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UNRESOLVED ISSUES

Khekiye K. Sema IAS (Retd)
Kohima

 

The rest of the world is steadily moving ahead. We the self-proclaimed ‘brave and honourable Nagas’ also seem to be making serious attempt to go forward on a back gear…perhaps trying to first reclaim the lost honour of the past through corruptive means? The common masses are suffering serious disadvantage because a lot of power has been concentrated in the hands of conscienceless, rudderless few with so little leadership to show. While not discounting the fact that Government is manned by imperfect mortals of all hues, the ‘Politicians’ and ‘Bureaucrats’ have begun to show vulgar talents of recklessly crossing all legal boundaries with vengeance in the absence of transparency and accountability. Nagaland has gone through a bad patch lately because of the consistency of poor choices being made by the reigning DAN Government in its administration of justice. At this point the State Government is sitting on serious backlog of unresolved issues that ought not to have happened such as: the “Backdoor appointments”; the “Fuel adulteration” scam; the “PDS” scam; the High Power Committee’s report on ‘unabated taxation’ by NNPGs and by the State Government; the CAG report on financial misappropriation in almost all the major Departments of the Government; the non-payment of teachers’ salary…the list of corrupted incompetence is steadily growing by the day. Government ought to have sensitively perceived by now that the recent ULB fiasco was an eruption of a pent up public resentment against its inept mishandling of corruption related issues piled up over the years with ULB election serving as the short fuse that got ignited. The Government has displayed sheer unwillingness to do anything substantial to right the wrongs by reviving accountability with firm judicious action against defaulters. The perception of the people has been reinforced that this is a corrupt Government systematically out to protect the interest of the corrupt by keeping all the rot that has been dug up, in the cold storage. Not to talk of cleaning up the garbage in the kitchen they are blatantly piling up some more. For instance the Guwahati High Court (Nagaland Bench) has passed a judgement directing the Government to put a stop to the malpractice of “Backdoor appointments”. The Govt. instead acknowledges this legal verdict by rampantly appointing over 1000 recruits in the Nagaland Police during 2016-17 without proper advertisement for recruitment. It is an Almighty pity that Nagaland print media has no stomach for investigative journalism otherwise all one has to do is check the total number of recruits undergoing training in the Nagaland Police Training Centre at Chumukedima at present. How can 1000 new recruits be undergoing training without the recruitment notice being transparently notified in the public domain? The Force is now overburdened with approximately 3000 cadre men in excess of the designated strength…who will definitely have a serious negative impact on the Government treasury under salary component and further compound the already existing unpaid salary problem of legitimate teachers and other regular Govt. servants. Apprehension is unfortunately mounting in the backdrop of the letter of recommendation sent by Dr. Shürhozelie Liezietsu (DSL), as President of NPF Party to TRZ’s Cabinet, to urgently regularise all the ad-hoc/backdoor appointees who have completed the minimum term because it will otherwise attract adverse votes during the coming election. Now that DSL is the Chief Minister, the question that naturally crops up is: will he act on his own recommendation? The cycle of contempt for Law will be complete the day he acts on his own questionable recommendation. Since taking the Government to Court as a normal civilised course of action for judicial redress is proving futile the Government will have to contend with the consequence of public wrath being re-enacted in the open street in the days to come…unless this blatant disrespect for law is halted and a semblance of justice is re-established without having to resort to water cannon, tear gas and lathi-charge.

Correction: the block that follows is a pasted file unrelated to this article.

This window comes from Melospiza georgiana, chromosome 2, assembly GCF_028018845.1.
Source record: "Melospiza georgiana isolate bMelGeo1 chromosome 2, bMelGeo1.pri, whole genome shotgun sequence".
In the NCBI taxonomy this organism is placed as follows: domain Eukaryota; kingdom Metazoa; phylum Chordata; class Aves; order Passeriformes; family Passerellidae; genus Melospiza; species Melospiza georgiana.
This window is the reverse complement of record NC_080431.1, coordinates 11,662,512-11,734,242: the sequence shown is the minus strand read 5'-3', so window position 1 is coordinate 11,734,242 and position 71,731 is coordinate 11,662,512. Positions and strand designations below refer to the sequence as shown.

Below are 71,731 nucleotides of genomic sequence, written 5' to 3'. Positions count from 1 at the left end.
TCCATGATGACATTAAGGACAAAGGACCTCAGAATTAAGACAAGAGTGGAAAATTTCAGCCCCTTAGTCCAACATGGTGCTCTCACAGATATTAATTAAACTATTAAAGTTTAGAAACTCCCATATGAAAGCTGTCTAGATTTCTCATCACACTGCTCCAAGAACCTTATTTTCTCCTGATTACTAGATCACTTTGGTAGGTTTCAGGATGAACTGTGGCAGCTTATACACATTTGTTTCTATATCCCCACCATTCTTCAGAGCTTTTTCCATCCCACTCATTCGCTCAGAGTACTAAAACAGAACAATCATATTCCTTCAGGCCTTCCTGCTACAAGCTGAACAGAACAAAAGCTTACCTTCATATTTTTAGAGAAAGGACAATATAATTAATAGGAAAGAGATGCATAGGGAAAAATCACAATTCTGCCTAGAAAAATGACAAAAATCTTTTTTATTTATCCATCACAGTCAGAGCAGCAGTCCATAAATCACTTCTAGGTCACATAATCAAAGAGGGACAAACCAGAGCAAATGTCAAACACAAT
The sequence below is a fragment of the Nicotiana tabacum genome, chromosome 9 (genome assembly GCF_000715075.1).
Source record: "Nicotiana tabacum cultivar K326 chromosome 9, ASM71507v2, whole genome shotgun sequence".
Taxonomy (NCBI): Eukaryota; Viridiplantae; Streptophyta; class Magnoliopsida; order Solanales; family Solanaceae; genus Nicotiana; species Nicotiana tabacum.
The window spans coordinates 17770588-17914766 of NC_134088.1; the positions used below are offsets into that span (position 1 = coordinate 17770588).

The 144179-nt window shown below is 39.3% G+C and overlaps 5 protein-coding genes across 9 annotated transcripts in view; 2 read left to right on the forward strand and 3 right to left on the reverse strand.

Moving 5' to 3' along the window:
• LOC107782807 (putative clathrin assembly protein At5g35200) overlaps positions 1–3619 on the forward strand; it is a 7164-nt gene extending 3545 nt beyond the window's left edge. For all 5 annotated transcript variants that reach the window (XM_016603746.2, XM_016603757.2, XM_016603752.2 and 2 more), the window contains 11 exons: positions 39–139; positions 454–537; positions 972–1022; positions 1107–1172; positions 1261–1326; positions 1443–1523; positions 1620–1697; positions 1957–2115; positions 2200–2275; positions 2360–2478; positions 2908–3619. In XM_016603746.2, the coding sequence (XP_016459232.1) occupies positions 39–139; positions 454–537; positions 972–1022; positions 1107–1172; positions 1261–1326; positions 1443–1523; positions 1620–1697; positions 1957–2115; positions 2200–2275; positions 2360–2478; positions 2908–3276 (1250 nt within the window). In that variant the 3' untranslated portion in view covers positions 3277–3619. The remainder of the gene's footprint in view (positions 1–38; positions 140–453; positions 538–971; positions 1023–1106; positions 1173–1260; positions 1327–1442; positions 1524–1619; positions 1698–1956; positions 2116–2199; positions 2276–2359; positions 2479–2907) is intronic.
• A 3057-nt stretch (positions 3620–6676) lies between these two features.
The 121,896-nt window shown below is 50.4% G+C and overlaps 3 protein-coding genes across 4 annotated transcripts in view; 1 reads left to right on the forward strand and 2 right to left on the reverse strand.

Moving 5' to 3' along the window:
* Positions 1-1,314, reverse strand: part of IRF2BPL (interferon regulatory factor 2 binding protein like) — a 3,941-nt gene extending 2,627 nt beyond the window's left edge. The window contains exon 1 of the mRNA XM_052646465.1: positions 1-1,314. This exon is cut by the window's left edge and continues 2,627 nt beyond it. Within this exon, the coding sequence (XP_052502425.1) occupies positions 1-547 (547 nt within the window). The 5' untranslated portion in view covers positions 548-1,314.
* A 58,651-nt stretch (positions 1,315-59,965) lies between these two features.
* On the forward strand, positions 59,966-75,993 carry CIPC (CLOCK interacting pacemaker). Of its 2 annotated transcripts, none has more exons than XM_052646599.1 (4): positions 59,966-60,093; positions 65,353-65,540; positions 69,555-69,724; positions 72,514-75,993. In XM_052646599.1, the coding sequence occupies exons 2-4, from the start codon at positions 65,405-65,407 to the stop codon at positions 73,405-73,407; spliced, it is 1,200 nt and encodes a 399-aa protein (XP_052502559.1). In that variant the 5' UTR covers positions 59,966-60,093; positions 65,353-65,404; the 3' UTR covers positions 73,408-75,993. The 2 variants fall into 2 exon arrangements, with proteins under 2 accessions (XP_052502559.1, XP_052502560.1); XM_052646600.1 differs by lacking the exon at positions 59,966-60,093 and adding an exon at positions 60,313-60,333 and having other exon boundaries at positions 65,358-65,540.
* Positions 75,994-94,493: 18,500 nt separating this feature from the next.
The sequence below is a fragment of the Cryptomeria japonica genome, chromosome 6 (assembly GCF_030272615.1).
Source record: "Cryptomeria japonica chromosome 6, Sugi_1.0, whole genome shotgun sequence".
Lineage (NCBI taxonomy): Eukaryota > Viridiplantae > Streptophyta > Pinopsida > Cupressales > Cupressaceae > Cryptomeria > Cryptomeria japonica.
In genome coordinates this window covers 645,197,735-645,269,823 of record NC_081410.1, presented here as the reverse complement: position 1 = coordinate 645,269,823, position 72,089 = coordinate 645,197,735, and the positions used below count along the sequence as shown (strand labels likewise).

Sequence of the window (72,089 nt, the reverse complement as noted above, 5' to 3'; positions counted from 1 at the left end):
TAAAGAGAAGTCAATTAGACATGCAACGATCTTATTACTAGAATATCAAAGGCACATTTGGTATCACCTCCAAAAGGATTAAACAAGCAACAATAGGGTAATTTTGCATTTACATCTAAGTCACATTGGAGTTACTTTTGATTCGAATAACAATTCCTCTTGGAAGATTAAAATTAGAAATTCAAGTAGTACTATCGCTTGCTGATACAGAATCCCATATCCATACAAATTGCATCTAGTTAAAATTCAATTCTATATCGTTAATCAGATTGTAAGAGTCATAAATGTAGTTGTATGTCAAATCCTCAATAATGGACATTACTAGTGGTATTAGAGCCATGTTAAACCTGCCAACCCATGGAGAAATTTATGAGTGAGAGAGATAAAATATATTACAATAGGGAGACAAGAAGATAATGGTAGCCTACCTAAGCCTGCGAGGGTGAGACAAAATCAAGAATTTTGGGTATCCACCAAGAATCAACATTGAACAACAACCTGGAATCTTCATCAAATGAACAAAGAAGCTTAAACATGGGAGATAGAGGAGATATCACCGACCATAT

The current contentious pot boiler related to 33% women reservation is a subject that has thrown up a plethora of complexities in the realms of Indian Constitution, Article 371A and the Naga Customary Laws and Tradition that calls for a very meticulous charting of course with maturity. Just so that we are all in the same page let us self-examine our past inconsistencies where ignorance has played a major role in our inability to protect our own, without ascribing blame to any individual or groups. As per Clauses 2 of the 16 Points Agreement, Nagaland was placed under Foreign Affairs Ministry to be funded under Consolidated Fund in accordance to Clause 11. Government of India unilaterally shifted the existing status to the Home Ministry during 1972 along with the change in the funding norm. Nagas failed to see the technical significance of this change in status and accepted it without a whimper. Article 371A empowers the Nagas to a semi-independent status where Acts of Parliament would require ratification of the State Assembly to ensure that such laws passed by the Indian Parliament does not infringe upon the Religious or Social practices; Customary Laws and Practices; Civil or Criminal Justice that conflict with our Customary Law; Ownership and transfer of land and its resources. We were given a ‘dao’ for self-preservation. We have thus far used this ‘dao’ to chop our own limbs Instead. Being a “money matter”, the Government of Nagaland for the very first time haphazardly asserted its existence by legislating the stand of the State on the issue of ‘Land and its resources’ in relation to oil exploration. Even thought the legal status of ‘land and its resources’ belonging to the Nagas as stipulated under Article 371A is unambiguous, GoI is contesting this claim that article 371 A does not cover what lies under the ground. Laws passed in Indian Parliament have never been vetted by the State Assembly. All Acts of Parliament have been accepted by rote and implemented without question even if it may conflict with our social, religious, customary laws and practices. In the sphere of Customary Laws and Practices no systematic exercise have been structured as envisioned under Clause 8 and 9 of the 16Points Agreement. We have Village Councils. We used to have the Area Council without proper defined authority vested in it; The Tribal Court can loosely be described as the DB’s Court perhaps. Most of all under clause 9 (b)(2) The Naga Tribunal for whole of Nagaland in respect of cases decided according to Customary Law has never been set up. Today we have no statutory body to evaluate the essence of our customary law/practices that has become obsolete or irrelevant. In short, instead of creating a vibrant infrastructure to strengthen our Customary Law and Practices we ourselves have virtually paid no attention to this critical need to confirm what Article 371 A empowers. It is as plain as ‘God created little apples’ that our womenfolk were never really equal to men in our traditional past by the circumstance of them being the weaker sex, during the headhunting era. Today womenfolk are unquestionably relevant to be an equal partner under the new dispensation of subjects like ‘development and progress’ which has nothing to do with physical prowess but everything to do with brains. This therefore significantly makes our customary practices of the past ‘out of tune’ with the present. Here lies the legal tangle. Instead of rectifying the redundant customary practices that needs amendment by ourselves through our own Naga Tribunal (that we do not have) as envisaged in the 16 Points Agreement, we have forced our womenfolk to seek justice in the Supreme Court (SC) to interpret our customary laws that SC knows nothing about. In so doing we are also abdicating our authority to allow our own customary law to be interpreted by the outside world and dilute the factor of empowerment handed to us through Article 371A. The Government ought to be able to see the aberration in our customary law management system and begin an earnest exercise to augment the shortfall before empowerment under Article 371 A is totally defiled. Codification of our Customary Law is also an unavoidable necessity for registering a distinct Naga management identity…towards which no concrete effort has been made even after 54 years of Statehood. The moment is here for our leaders to spend a fraction of their money mongering time to establish viable infrastructure like the Naga Tribunal that would go a long way to reinforce and strengthen our Customary Laws and Practices thereby enhance our the Naga identity as envisaged under Article 371A rather than diminishing it. It is about time for the Government to start paying attention to the unresolved issues.